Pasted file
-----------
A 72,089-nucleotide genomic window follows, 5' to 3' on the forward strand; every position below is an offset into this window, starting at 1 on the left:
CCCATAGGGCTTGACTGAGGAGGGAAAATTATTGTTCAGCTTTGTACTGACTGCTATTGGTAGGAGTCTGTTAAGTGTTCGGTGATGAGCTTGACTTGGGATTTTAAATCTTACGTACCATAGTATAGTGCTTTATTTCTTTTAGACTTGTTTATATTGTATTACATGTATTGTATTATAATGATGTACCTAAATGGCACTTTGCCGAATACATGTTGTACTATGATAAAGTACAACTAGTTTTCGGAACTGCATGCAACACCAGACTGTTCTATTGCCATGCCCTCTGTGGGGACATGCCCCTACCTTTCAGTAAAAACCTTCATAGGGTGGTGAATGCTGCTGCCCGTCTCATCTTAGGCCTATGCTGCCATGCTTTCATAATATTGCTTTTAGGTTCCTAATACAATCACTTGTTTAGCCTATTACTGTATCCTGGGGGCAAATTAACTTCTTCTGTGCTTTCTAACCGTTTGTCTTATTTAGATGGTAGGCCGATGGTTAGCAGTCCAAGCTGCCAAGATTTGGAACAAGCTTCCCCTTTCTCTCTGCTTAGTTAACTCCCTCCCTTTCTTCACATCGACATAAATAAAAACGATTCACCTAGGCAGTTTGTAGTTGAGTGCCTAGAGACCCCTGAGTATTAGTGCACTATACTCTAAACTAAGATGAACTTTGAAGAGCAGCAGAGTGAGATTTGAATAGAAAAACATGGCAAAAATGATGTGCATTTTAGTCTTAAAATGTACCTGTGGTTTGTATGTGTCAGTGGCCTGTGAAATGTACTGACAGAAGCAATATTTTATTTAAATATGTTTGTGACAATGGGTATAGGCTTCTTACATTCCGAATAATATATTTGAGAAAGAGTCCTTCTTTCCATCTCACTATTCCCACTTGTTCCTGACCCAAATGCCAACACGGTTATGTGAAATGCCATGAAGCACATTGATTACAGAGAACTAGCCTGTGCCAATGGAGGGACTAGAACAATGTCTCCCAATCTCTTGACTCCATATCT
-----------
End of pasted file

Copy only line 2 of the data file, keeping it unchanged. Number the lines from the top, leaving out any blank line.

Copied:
CCCATAGGGCTTGACTGAGGAGGGAAAATTATTGTTCAGCTTTGTACTGACTGCTATTGGTAGGAGTCTGTTAAGTGTTCGGTGATGAGCTTGACTTGGGATTTTAAATCTTACGTACCATAGTATAGTGCTTTATTTCTTTTAGACTTGTTTATATTGTATTACATGTATTGTATTATAATGATGTACCTAAATGGCACTTTGCCGAATACATGTTGTACTATGATAAAGTACAACTAGTTTTCGGAACTGCATGCAACACCAGACTGTTCTATTGCCATGCCCTCTGTGGGGACATGCCCCTACCTTTCAGTAAAAACCTTCATAGGGTGGTGAATGCTGCTGCCCGTCTCATCTTAGGCCTATGCTGCCATGCTTTCATAATATTGCTTTTAGGTTCCTAATACAATCACTTGTTTAGCCTATTACTGTATCCTGGGGGCAAATTAACTTCTTCTGTGCTTTCTAACCGTTTGTCTTATTTAGATGGTAGGCCGATGGTTAGCAGTCCAAGCTGCCAAGATTTGGAACAAGCTTCCCCTTTCTCTCTGCTTAGTTAACTCCCTCCCTTTCTTCACATCGACATAAATAAAAACGATTCACCTAGGCAGTTTGTAGTTGAGTGCCTAGAGACCCCTGAGTATTAGTGCACTATACTCTAAACTAAGATGAACTTTGAAGAGCAGCAGAGTGAGATTTGAATAGAAAAACATGGCAAAAATGATGTGCATTTTAGTCTTAAAATGTACCTGTGGTTTGTATGTGTCAGTGGCCTGTGAAATGTACTGACAGAAGCAATATTTTATTTAAATATGTTTGTGACAATGGGTATAGGCTTCTTACATTCCGAATAATATATTTGAGAAAGAGTCCTTCTTTCCATCTCACTATTCCCACTTGTTCCTGACCCAAATGCCAACACGGTTATGTGAAATGCCATGAAGCACATTGATTACAGAGAACTAGCCTGTGCCAATGGAGGGACTAGAACAATGTCTCCCAATCTCTTGACTCCATATCT